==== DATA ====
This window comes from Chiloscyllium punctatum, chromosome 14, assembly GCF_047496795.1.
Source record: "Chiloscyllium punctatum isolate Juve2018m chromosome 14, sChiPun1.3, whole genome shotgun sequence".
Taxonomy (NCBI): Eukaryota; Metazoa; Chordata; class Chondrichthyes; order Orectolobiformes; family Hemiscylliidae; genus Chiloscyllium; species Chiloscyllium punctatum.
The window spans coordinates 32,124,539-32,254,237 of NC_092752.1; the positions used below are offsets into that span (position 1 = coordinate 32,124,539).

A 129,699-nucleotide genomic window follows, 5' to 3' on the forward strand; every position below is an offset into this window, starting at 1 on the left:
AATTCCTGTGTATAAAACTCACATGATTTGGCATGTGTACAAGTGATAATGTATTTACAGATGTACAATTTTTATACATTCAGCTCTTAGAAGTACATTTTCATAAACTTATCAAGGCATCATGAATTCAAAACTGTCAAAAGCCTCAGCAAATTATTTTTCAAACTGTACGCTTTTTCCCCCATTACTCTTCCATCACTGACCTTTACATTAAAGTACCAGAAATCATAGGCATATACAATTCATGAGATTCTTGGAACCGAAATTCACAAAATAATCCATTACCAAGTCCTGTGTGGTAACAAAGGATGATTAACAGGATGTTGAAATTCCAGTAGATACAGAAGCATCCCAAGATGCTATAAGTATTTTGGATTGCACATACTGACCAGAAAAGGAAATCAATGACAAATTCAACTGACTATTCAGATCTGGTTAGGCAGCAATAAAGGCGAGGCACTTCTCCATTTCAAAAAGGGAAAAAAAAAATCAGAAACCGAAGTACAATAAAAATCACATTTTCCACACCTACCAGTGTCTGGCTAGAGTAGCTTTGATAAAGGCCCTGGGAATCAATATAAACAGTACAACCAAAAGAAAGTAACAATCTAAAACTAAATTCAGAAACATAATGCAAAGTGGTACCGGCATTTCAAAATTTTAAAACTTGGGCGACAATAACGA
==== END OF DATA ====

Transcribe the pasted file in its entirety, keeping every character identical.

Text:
This window comes from Chiloscyllium punctatum, chromosome 14, assembly GCF_047496795.1.
Source record: "Chiloscyllium punctatum isolate Juve2018m chromosome 14, sChiPun1.3, whole genome shotgun sequence".
Taxonomy (NCBI): Eukaryota; Metazoa; Chordata; class Chondrichthyes; order Orectolobiformes; family Hemiscylliidae; genus Chiloscyllium; species Chiloscyllium punctatum.
The window spans coordinates 32,124,539-32,254,237 of NC_092752.1; the positions used below are offsets into that span (position 1 = coordinate 32,124,539).

A 129,699-nucleotide genomic window follows, 5' to 3' on the forward strand; every position below is an offset into this window, starting at 1 on the left:
AATTCCTGTGTATAAAACTCACATGATTTGGCATGTGTACAAGTGATAATGTATTTACAGATGTACAATTTTTATACATTCAGCTCTTAGAAGTACATTTTCATAAACTTATCAAGGCATCATGAATTCAAAACTGTCAAAAGCCTCAGCAAATTATTTTTCAAACTGTACGCTTTTTCCCCCATTACTCTTCCATCACTGACCTTTACATTAAAGTACCAGAAATCATAGGCATATACAATTCATGAGATTCTTGGAACCGAAATTCACAAAATAATCCATTACCAAGTCCTGTGTGGTAACAAAGGATGATTAACAGGATGTTGAAATTCCAGTAGATACAGAAGCATCCCAAGATGCTATAAGTATTTTGGATTGCACATACTGACCAGAAAAGGAAATCAATGACAAATTCAACTGACTATTCAGATCTGGTTAGGCAGCAATAAAGGCGAGGCACTTCTCCATTTCAAAAAGGGAAAAAAAAAATCAGAAACCGAAGTACAATAAAAATCACATTTTCCACACCTACCAGTGTCTGGCTAGAGTAGCTTTGATAAAGGCCCTGGGAATCAATATAAACAGTACAACCAAAAGAAAGTAACAATCTAAAACTAAATTCAGAAACATAATGCAAAGTGGTACCGGCATTTCAAAATTTTAAAACTTGGGCGACAATAACGA